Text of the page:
In October 2015, card issuers were required to replace traditional credit and debit cards that have magnetic stripes on the back with new cards featuring EMV technology. EMV (an acronym for Europay, MasterCard and Visa) requires that embedded chips be used in cards, a practice common in the rest of the world. The chips in these cards, when used in conjunction with PINs (known as “Chip & PIN”), have reduced fraud in other countries. However, the credit card companies and banks in the United States intend to issue cards without PINS, which will likely undercut the security benefits of the new cards.
Retailers will face added costs in upgraded their terminals and software to accept EMV. And retailers who didn’t upgrade by October 15, 2015, may be liable for the cost of fraudulent purchases. However, very few retailers were able to meet the October 2015 deadline. According to the National Retail Federation, only 8.5% of all retailers were EMV ready in January 2016. The card issuers also are behind—only around 40% of consumers had the new cards in time to meet the first EMV deadline. One argument that has been raised by card issuers: the benefits don’t justify the costs.
The deadline to comply at gas dispensers, which are much more sophisticated than other payment terminals because they both dispense product and accept payments, was not until 2017. However, in December 2016, Visa Inc. delayed its deadline for installing EMV chip-card readers in U.S. gasoline pumps from 2017 to 2020 after retailer discussions made clear that they would not have enough time to complete the multibillion-dollar upgrades.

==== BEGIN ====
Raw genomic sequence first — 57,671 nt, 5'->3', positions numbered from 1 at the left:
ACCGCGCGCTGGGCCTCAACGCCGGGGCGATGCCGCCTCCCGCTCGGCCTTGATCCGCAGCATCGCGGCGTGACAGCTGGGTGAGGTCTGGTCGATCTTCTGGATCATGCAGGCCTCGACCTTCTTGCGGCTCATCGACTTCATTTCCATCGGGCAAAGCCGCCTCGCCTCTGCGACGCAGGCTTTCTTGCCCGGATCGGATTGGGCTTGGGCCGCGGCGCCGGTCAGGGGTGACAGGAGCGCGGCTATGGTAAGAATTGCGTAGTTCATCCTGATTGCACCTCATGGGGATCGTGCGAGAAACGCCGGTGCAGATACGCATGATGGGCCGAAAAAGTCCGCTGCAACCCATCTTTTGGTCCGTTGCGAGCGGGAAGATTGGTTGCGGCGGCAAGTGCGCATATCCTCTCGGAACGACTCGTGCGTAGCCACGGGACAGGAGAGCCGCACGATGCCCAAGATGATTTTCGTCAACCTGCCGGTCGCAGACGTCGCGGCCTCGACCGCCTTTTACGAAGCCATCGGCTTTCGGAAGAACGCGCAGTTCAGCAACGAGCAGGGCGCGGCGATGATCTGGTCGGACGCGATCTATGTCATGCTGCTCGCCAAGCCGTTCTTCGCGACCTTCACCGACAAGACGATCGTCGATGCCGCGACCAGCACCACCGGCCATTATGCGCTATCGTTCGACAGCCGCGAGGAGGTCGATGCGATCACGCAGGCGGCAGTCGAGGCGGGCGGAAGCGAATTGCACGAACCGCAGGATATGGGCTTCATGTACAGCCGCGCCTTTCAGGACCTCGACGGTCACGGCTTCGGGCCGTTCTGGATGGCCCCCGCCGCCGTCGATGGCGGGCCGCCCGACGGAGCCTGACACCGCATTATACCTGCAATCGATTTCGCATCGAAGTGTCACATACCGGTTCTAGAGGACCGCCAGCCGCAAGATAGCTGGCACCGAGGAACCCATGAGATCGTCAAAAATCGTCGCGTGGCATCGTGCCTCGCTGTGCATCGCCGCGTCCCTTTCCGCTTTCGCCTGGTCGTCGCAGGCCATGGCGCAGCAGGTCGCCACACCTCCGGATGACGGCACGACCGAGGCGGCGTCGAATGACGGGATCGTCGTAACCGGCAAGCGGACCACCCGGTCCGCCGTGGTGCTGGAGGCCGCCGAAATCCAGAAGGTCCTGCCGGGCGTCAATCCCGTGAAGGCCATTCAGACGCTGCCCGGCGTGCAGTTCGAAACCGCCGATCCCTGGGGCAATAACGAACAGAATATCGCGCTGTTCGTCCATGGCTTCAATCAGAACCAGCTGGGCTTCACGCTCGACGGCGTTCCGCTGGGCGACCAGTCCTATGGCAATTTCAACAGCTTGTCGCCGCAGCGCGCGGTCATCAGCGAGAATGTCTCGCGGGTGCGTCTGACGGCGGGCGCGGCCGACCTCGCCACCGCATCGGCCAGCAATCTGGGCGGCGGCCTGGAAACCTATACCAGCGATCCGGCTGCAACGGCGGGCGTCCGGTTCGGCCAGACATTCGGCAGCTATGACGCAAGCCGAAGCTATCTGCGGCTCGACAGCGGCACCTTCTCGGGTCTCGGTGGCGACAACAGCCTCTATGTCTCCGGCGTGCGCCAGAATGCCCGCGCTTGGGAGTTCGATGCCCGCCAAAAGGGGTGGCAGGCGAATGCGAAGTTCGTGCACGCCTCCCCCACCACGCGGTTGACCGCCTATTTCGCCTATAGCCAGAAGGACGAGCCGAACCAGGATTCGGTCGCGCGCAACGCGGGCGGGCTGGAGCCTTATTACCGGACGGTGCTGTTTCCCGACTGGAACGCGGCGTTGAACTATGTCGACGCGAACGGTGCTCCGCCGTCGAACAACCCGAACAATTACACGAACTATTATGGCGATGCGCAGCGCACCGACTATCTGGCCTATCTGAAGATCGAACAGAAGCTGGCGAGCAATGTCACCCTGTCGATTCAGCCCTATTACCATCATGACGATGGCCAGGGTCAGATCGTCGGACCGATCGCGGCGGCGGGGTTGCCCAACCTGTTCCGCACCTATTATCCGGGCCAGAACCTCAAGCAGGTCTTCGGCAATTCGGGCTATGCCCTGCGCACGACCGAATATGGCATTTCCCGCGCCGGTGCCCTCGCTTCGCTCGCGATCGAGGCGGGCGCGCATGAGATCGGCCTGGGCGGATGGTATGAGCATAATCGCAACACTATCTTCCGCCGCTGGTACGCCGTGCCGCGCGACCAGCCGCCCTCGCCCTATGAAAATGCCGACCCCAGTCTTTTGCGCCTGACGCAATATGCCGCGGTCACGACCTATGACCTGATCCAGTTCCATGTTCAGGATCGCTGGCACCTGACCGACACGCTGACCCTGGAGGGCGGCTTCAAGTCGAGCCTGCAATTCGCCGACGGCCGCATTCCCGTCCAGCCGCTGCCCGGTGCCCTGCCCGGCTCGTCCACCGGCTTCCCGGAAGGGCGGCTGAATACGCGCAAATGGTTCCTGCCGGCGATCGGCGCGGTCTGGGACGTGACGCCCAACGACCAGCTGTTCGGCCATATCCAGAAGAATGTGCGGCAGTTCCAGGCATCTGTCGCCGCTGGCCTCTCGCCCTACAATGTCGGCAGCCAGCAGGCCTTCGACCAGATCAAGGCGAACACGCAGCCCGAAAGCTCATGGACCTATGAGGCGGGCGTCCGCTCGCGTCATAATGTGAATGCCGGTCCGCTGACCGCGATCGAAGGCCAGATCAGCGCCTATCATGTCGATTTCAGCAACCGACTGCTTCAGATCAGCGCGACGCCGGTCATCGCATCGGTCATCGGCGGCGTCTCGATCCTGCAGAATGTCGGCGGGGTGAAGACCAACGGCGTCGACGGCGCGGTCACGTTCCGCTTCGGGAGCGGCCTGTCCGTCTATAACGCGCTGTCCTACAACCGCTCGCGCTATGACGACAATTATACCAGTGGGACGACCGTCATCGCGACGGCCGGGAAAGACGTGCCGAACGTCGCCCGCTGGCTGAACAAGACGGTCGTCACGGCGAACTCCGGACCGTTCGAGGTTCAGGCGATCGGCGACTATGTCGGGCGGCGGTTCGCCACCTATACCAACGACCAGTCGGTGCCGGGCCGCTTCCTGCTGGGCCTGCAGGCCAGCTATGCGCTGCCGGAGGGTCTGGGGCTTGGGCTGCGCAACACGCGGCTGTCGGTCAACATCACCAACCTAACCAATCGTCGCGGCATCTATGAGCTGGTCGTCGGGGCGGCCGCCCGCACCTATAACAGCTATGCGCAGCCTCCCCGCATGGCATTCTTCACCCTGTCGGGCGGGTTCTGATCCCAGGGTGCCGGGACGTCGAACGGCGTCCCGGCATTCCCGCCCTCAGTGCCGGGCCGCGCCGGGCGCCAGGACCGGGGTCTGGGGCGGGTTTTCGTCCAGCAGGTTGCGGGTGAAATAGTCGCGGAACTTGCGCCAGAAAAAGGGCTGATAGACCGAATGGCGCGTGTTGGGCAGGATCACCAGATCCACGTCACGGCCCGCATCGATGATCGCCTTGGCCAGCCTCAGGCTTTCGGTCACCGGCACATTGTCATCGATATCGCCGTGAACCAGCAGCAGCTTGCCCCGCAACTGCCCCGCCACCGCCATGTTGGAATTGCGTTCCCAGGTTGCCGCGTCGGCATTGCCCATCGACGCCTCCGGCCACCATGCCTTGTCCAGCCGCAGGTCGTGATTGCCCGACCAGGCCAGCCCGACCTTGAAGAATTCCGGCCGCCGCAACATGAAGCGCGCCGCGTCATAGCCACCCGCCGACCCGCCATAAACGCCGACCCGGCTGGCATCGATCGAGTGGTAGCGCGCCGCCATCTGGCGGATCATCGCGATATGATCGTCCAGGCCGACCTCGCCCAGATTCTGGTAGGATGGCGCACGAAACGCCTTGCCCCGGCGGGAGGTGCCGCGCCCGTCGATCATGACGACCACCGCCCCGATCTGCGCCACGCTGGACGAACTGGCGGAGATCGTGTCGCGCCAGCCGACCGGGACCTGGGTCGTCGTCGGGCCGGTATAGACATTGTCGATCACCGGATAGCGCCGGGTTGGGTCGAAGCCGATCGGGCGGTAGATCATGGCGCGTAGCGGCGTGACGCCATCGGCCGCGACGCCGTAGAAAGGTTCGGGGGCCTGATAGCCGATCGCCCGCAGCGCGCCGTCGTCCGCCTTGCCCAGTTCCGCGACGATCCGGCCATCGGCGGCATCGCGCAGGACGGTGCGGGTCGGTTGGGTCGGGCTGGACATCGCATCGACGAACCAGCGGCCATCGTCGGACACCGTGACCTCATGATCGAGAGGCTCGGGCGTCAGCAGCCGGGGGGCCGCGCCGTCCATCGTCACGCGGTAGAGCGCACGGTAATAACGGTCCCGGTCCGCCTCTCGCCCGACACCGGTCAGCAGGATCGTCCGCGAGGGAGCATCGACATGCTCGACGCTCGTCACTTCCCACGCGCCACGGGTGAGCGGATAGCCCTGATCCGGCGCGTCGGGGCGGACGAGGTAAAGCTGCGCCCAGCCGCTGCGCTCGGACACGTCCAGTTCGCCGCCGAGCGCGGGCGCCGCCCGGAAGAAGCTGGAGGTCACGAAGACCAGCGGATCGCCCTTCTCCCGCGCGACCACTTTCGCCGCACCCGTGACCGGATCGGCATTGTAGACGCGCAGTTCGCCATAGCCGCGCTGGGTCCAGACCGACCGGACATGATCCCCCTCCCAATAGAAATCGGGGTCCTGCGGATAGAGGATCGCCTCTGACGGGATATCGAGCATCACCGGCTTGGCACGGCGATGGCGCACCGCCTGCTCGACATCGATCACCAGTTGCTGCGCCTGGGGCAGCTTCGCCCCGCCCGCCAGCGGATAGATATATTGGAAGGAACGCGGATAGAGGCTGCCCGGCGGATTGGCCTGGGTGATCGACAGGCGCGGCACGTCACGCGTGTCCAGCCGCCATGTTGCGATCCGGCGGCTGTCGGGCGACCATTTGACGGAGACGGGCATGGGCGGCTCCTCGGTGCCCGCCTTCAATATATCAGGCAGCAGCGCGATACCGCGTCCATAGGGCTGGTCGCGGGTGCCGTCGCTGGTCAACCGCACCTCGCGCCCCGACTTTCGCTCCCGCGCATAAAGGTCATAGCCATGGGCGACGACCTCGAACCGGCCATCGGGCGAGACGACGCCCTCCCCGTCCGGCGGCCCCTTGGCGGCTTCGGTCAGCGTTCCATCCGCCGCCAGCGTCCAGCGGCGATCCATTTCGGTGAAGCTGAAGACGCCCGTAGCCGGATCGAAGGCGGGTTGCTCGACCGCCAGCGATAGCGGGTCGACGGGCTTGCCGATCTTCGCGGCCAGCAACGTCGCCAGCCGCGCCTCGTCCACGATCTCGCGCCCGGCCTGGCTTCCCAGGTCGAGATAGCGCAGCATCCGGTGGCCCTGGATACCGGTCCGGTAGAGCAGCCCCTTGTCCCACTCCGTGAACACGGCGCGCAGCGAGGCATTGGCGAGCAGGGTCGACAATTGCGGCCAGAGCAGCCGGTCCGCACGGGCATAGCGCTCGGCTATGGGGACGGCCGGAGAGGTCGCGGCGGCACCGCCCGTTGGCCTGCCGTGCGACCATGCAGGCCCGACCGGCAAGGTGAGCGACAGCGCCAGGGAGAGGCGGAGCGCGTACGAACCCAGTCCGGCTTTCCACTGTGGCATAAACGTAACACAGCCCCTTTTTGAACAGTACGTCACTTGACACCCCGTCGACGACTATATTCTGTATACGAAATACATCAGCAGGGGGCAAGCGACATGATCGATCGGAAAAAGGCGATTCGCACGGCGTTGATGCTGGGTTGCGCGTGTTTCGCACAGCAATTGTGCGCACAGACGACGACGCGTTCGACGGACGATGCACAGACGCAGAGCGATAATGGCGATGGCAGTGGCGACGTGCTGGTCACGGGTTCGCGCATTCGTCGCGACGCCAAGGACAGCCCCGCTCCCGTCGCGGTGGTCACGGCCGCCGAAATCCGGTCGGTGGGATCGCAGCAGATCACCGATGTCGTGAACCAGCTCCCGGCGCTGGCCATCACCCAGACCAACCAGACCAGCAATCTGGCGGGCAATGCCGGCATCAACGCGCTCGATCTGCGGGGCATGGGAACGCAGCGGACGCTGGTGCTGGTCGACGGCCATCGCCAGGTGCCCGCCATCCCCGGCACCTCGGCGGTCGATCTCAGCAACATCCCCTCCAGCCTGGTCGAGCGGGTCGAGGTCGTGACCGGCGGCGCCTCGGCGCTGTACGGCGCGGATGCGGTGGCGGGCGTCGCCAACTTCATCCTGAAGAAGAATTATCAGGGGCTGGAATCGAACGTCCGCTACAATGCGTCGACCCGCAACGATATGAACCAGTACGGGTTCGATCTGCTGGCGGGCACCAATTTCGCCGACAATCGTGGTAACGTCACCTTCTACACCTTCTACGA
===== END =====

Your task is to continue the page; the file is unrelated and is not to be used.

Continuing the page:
In addition to Visa, MasterCard made a similar announcement saying that it too is modifying the automatic fuel dispenser liability shift date from October 2017 to October 2020.
The card companies said that the automated fueling dispenser segment would need more time to upgrade to chip because of the complicated infrastructure and specialized technology required for fuel pumps. For instance, in some cases, older pumps may need to be replaced before adding chip readers, requiring specialized vendors and breaking into concrete. Furthermore, five years after announcing our liability shift, there are still issues with a sufficient supply of regulatory-compliant EMV hardware and software to enable most upgrades by 2017.